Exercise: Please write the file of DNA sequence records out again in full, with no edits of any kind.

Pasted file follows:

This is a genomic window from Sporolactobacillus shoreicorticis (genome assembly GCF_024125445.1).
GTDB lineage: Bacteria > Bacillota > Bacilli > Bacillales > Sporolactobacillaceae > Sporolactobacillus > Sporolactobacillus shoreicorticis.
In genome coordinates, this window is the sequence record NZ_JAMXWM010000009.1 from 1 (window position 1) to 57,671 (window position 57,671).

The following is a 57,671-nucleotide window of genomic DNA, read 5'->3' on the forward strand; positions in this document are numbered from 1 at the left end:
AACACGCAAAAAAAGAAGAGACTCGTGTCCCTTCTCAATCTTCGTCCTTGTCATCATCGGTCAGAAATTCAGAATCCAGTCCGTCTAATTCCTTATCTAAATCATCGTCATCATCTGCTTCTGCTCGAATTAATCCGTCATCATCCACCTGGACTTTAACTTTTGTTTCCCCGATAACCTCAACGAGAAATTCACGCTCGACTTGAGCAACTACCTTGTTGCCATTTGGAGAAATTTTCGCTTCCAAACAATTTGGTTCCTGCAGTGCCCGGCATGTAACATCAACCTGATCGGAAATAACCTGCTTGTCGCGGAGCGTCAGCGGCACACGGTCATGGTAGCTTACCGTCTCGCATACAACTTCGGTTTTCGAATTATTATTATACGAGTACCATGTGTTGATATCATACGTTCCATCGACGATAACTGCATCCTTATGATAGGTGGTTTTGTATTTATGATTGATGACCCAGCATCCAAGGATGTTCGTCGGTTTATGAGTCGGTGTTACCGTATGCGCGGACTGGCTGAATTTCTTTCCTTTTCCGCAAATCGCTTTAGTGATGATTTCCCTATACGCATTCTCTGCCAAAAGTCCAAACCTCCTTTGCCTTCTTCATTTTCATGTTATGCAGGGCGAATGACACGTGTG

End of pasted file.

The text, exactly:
This is a genomic window from Sporolactobacillus shoreicorticis (genome assembly GCF_024125445.1).
GTDB lineage: Bacteria > Bacillota > Bacilli > Bacillales > Sporolactobacillaceae > Sporolactobacillus > Sporolactobacillus shoreicorticis.
In genome coordinates, this window is the sequence record NZ_JAMXWM010000009.1 from 1 (window position 1) to 57,671 (window position 57,671).

The following is a 57,671-nucleotide window of genomic DNA, read 5'->3' on the forward strand; positions in this document are numbered from 1 at the left end:
AACACGCAAAAAAAGAAGAGACTCGTGTCCCTTCTCAATCTTCGTCCTTGTCATCATCGGTCAGAAATTCAGAATCCAGTCCGTCTAATTCCTTATCTAAATCATCGTCATCATCTGCTTCTGCTCGAATTAATCCGTCATCATCCACCTGGACTTTAACTTTTGTTTCCCCGATAACCTCAACGAGAAATTCACGCTCGACTTGAGCAACTACCTTGTTGCCATTTGGAGAAATTTTCGCTTCCAAACAATTTGGTTCCTGCAGTGCCCGGCATGTAACATCAACCTGATCGGAAATAACCTGCTTGTCGCGGAGCGTCAGCGGCACACGGTCATGGTAGCTTACCGTCTCGCATACAACTTCGGTTTTCGAATTATTATTATACGAGTACCATGTGTTGATATCATACGTTCCATCGACGATAACTGCATCCTTATGATAGGTGGTTTTGTATTTATGATTGATGACCCAGCATCCAAGGATGTTCGTCGGTTTATGAGTCGGTGTTACCGTATGCGCGGACTGGCTGAATTTCTTTCCTTTTCCGCAAATCGCTTTAGTGATGATTTCCCTATACGCATTCTCTGCCAAAAGTCCAAACCTCCTTTGCCTTCTTCATTTTCATGTTATGCAGGGCGAATGACACGTGTG